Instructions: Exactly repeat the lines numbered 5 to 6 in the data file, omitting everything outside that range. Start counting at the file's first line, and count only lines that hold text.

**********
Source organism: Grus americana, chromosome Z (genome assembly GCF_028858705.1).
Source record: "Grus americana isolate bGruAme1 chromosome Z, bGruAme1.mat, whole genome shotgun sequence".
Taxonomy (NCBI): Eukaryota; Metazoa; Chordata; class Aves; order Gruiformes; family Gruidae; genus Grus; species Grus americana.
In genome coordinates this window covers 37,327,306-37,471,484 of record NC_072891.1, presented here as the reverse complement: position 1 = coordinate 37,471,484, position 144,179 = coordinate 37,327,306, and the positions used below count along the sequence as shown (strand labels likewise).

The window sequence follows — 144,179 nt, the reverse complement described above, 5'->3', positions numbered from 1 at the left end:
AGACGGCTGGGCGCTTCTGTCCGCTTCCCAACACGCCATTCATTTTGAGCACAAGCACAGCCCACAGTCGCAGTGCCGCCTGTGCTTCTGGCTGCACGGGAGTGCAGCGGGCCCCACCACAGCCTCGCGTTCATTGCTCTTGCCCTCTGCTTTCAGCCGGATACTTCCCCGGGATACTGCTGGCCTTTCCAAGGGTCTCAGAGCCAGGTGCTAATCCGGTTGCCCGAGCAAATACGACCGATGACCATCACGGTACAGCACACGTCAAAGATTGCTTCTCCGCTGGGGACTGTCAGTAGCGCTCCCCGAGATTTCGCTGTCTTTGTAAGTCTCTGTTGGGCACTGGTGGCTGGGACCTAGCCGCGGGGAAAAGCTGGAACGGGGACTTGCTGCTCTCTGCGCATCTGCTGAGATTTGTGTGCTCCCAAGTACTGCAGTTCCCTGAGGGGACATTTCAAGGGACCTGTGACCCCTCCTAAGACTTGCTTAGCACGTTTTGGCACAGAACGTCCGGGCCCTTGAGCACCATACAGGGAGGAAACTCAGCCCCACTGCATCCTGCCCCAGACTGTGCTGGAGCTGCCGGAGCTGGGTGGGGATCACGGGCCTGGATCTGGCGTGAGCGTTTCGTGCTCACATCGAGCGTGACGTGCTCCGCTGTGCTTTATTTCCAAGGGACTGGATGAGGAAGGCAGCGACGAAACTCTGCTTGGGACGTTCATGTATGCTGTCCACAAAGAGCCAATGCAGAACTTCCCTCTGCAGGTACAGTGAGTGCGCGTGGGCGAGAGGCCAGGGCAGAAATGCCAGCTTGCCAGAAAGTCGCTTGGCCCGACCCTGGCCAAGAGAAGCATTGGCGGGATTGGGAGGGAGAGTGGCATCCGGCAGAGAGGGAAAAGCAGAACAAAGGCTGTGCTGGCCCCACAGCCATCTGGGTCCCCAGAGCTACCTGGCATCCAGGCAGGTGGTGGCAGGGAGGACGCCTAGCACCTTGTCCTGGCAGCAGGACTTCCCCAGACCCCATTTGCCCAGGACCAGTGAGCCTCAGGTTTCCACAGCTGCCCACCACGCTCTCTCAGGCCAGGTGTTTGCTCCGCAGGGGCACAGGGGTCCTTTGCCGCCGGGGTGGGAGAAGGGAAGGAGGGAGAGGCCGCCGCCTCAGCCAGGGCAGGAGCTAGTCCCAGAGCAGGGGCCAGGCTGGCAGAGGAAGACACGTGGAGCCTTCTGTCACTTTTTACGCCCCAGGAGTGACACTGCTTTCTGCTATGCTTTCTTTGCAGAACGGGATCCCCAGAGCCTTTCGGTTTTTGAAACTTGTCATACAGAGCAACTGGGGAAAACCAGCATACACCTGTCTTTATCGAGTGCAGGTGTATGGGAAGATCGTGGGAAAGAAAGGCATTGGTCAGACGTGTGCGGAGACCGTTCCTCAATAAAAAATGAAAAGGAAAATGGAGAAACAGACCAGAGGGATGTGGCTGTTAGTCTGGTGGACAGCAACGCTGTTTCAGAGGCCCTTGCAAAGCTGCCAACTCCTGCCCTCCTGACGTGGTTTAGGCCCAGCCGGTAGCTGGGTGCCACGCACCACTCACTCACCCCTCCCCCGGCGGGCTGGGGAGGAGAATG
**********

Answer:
The window sequence follows — 144,179 nt, the reverse complement described above, 5'->3', positions numbered from 1 at the left end:
AGACGGCTGGGCGCTTCTGTCCGCTTCCCAACACGCCATTCATTTTGAGCACAAGCACAGCCCACAGTCGCAGTGCCGCCTGTGCTTCTGGCTGCACGGGAGTGCAGCGGGCCCCACCACAGCCTCGCGTTCATTGCTCTTGCCCTCTGCTTTCAGCCGGATACTTCCCCGGGATACTGCTGGCCTTTCCAAGGGTCTCAGAGCCAGGTGCTAATCCGGTTGCCCGAGCAAATACGACCGATGACCATCACGGTACAGCACACGTCAAAGATTGCTTCTCCGCTGGGGACTGTCAGTAGCGCTCCCCGAGATTTCGCTGTCTTTGTAAGTCTCTGTTGGGCACTGGTGGCTGGGACCTAGCCGCGGGGAAAAGCTGGAACGGGGACTTGCTGCTCTCTGCGCATCTGCTGAGATTTGTGTGCTCCCAAGTACTGCAGTTCCCTGAGGGGACATTTCAAGGGACCTGTGACCCCTCCTAAGACTTGCTTAGCACGTTTTGGCACAGAACGTCCGGGCCCTTGAGCACCATACAGGGAGGAAACTCAGCCCCACTGCATCCTGCCCCAGACTGTGCTGGAGCTGCCGGAGCTGGGTGGGGATCACGGGCCTGGATCTGGCGTGAGCGTTTCGTGCTCACATCGAGCGTGACGTGCTCCGCTGTGCTTTATTTCCAAGGGACTGGATGAGGAAGGCAGCGACGAAACTCTGCTTGGGACGTTCATGTATGCTGTCCACAAAGAGCCAATGCAGAACTTCCCTCTGCAGGTACAGTGAGTGCGCGTGGGCGAGAGGCCAGGGCAGAAATGCCAGCTTGCCAGAAAGTCGCTTGGCCCGACCCTGGCCAAGAGAAGCATTGGCGGGATTGGGAGGGAGAGTGGCATCCGGCAGAGAGGGAAAAGCAGAACAAAGGCTGTGCTGGCCCCACAGCCATCTGGGTCCCCAGAGCTACCTGGCATCCAGGCAGGTGGTGGCAGGGAGGACGCCTAGCACCTTGTCCTGGCAGCAGGACTTCCCCAGACCCCATTTGCCCAGGACCAGTGAGCCTCAGGTTTCCACAGCTGCCCACCACGCTCTCTCAGGCCAGGTGTTTGCTCCGCAGGGGCACAGGGGTCCTTTGCCGCCGGGGTGGGAGAAGGGAAGGAGGGAGAGGCCGCCGCCTCAGCCAGGGCAGGAGCTAGTCCCAGAGCAGGGGCCAGGCTGGCAGAGGAAGACACGTGGAGCCTTCTGTCACTTTTTACGCCCCAGGAGTGACACTGCTTTCTGCTATGCTTTCTTTGCAGAACGGGATCCCCAGAGCCTTTCGGTTTTTGAAACTTGTCATACAGAGCAACTGGGGAAAACCAGCATACACCTGTCTTTATCGAGTGCAGGTGTATGGGAAGATCGTGGGAAAGAAAGGCATTGGTCAGACGTGTGCGGAGACCGTTCCTCAATAAAAAATGAAAAGGAAAATGGAGAAACAGACCAGAGGGATGTGGCTGTTAGTCTGGTGGACAGCAACGCTGTTTCAGAGGCCCTTGCAAAGCTGCCAACTCCTGCCCTCCTGACGTGGTTTAGGCCCAGCCGGTAGCTGGGTGCCACGCACCACTCACTCACCCCTCCCCCGGCGGGCTGGGGAGGAGAATG